Those who venture beyond their original spiritual tradition say they aren’t “hybrids.” Instead, they’re seeking wholeness.
Many of us grew up in spiritual traditions that were wary of outsiders. For instance, I was raised in a Southern Baptist church where citing the Talmud or quoting Ram Dass would have been condemned just as strongly as adultery or gambling.
Obviously, times have changed—and seekers are seldom stigmatized for drawing strength from a variety of spiritual traditions. Nonetheless, many people who are beckoned beyond their original tradition begin with small, tentative steps: the evangelical who wants to learn more about meditation or the Muslim yoga student who enjoys the asanas and starts reading the Bhagavad Gita to name a few.
At this critical juncture, it’s important for curious souls to get gentle encouragement and guidance from those who have already explored this wider world. One such guide is Kasey Hitt, co-founder of the Wisdom Tree Collective, which she describes as “rooted in the contemplative Christian tradition yet open to the collective wisdom flowing through all of Creation—at all times, in all places, through all people and traditions.”
Newfound yet Ancient Practices
“While I have been a spiritual companion for Buddhists, Jews, and even those who consider themselves ‘non-religious,’ most of my work is with Christians who desire a broader and deeper faith,” says Hitt. “I once had a life-long Southern Baptist say to me, ‘You’re my secret. If anyone at my church knew I was seeing a spiritual director they would accuse me of heresy and fear for my soul. It’s better to not let anyone know.’”
The woman had reached out to Hitt on the recommendation of her therapist, who felt it would aid the healing journey following the death of her spouse. Hitt helped her connect with the kindness of God through contemplative practices like lectio divina. The woman remained committed to her Baptist tradition while allowing her soul to heal and flourish with newfound yet ancient practices.
Hitt also draws from Eastern healing traditions. She recalls a few years ago, another woman came to her for a reiki session and her first words were: “I’m so glad you offer reiki. I only wanted Christian reiki.” With a smile, Hitt responded, “Do you only get Christian massages too?” It got quiet, then the woman started laughing. “There’s something about Eastern healing and spiritual traditions that can make some Christians squirm,” says Hitt. “I had to work through some of my own discomfort before discovering that any authentic healing, wisdom, or spirituality is universal. No one ‘owns’ silence, breathing, energy, or dreams!”
Much More Than a Hybrid
Others feel that if they widen their spiritual horizons too much, they’ll become feckless hybrids—a little bit Christian, a little bit Buddhist, etc. Perhaps they’re afraid they’ll hop from one to another, following in the footsteps of rap star Snoop Dogg, who has reportedly been a Muslim, Mormon, Rastafarian, and now evangelical Christian.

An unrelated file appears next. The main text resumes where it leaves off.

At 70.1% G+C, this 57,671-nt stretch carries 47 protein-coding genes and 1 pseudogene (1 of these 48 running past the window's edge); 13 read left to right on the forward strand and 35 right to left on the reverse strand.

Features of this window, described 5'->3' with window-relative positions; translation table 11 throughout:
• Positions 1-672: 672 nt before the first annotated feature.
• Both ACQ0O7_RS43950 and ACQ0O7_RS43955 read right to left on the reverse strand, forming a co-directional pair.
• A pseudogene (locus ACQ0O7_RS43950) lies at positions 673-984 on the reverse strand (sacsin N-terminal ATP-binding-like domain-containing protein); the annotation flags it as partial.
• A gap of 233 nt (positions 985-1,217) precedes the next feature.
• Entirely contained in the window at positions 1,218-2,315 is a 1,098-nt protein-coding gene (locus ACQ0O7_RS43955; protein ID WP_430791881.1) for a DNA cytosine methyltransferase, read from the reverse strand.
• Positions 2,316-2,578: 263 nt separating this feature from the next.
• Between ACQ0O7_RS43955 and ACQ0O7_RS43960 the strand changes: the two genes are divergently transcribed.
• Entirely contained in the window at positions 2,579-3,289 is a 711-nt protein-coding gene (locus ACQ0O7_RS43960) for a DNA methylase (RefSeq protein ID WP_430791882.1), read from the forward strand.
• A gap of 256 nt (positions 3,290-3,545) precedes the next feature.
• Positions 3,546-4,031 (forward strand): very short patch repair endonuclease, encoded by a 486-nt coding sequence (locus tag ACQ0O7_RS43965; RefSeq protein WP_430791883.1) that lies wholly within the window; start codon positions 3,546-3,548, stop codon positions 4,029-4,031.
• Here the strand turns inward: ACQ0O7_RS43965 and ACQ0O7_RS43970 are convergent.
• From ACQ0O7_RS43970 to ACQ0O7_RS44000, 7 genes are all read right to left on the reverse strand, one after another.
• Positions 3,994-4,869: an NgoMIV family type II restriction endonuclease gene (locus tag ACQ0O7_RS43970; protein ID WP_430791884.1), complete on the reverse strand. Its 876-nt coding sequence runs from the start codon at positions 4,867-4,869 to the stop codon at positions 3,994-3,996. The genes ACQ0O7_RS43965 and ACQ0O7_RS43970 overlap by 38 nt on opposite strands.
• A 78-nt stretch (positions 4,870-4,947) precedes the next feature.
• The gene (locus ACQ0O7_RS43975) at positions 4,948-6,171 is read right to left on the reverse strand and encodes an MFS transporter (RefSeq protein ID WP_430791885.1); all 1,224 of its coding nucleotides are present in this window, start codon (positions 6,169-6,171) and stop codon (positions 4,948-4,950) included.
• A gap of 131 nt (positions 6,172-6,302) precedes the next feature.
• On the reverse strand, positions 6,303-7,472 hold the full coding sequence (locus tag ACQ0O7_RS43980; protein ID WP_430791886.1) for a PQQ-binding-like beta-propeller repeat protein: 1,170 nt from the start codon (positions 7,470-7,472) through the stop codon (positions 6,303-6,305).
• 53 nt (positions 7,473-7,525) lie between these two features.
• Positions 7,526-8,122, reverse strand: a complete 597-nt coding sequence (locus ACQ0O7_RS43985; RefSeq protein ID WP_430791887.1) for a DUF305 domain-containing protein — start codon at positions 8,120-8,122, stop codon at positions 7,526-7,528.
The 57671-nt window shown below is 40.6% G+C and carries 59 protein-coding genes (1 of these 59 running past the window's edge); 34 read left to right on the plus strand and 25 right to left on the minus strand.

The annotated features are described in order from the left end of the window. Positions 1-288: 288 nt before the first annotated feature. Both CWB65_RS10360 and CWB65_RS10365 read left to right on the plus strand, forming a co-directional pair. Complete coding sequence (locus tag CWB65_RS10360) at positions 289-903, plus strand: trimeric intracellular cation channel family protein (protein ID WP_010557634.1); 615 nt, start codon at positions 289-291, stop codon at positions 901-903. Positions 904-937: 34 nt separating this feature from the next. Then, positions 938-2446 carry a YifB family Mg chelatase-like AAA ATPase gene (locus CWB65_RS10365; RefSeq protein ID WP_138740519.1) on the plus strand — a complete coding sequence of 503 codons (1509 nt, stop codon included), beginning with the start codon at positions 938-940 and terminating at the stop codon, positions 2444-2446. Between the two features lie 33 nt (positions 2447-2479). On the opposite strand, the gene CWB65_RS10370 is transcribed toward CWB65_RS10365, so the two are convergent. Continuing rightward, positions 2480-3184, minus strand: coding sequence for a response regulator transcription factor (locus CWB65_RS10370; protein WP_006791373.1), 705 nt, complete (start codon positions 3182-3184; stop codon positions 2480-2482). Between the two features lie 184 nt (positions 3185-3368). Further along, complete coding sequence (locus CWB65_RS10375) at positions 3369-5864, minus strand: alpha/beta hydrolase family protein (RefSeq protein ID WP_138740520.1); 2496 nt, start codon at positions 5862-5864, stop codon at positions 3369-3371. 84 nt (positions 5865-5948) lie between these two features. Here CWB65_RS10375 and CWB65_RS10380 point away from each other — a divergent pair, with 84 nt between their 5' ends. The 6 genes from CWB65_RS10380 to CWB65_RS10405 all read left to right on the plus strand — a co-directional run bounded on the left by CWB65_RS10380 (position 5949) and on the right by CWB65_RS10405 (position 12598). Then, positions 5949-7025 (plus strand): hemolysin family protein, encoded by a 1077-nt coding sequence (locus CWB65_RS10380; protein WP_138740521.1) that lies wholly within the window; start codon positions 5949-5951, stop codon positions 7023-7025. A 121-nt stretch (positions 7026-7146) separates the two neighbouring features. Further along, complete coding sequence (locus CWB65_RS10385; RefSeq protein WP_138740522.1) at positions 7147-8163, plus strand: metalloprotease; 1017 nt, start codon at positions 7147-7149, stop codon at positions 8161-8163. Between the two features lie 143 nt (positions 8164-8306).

“I don’t consider myself a hybrid—I’m a perennialist,” says Rabbi Rami Shapiro. “I am convinced that there is a core truth revealed at the mystic heart of all religions. That is the truth of nonduality: all reality is the happening of God, Brahman, Tao, Mother, YHVH, Allah, etc.”
Judaism remains Rami’s mother tongue when seeking to articulate his understanding of reality, and he continues to observe Jewish traditions such as kashrut (kosher), Shabbat, and the Jewish holy days. Shapiro doesn’t try to blend Judaism with Hinduism or any other religion. “I’m simply adding insights and practices to my spiritual toolbox that further my experience of God,” he says.
Listening To Sophia
The spacious paths of today’s spiritual adventurers also make more room for the Divine Feminine. Many of us were steeped in traditions that had little or no room for the Divine Mother or Sophia (feminine wisdom in Catholicism and Orthodox Christianity). Men preached the sermons and blew the shofar.
“I grew up in a Christian tradition that rarely talked about God in any other ways than masculine imagery—most often Father,” says Hitt. “They scoffed at anyone who spoke of God as ‘She’ or mentioned Sophia.”
In Hitt’s youth, she modeled herself around this masculine image of the God worshipped in her church community. This impacted her not only spiritually but emotionally and physically as well. She valued and lived out active yang energy while the female yin qualities like rest, waiting, and gentleness were undervalued. She subsequently became a workaholic and burned out as a youth pastor.
“As I gave myself permission to explore contemplative and mystical traditions, my heart began to soften to what was unknown and at times uncomfortable,” she says. “This included softening toward the Divine Feminine, which was great preparation for when She showed up in a vision, holding out her hand to me. With Jesus and Lady Wisdom, I’ve found a wholeness that wasn’t there before taking her hand.”
Kasey Hitt and Rabbi Rami are like spiritual Magellans who reassure us that we’re not going to fall off the edge of the world when we venture into uncharted territory. “While Torah is foundational for me,” says Rami, “I can’t imagine my life without the guidance of the Bhagavad Gita, the Gospels and Paul, Lao Tzu and Chuang Tzu, the Dhammapada, Heart Sutra, and Nagarjuna’s Middle Way. Knowing more than one religion enriches your life the same way knowing more than one language and more than one style of music and art enriches your life.”
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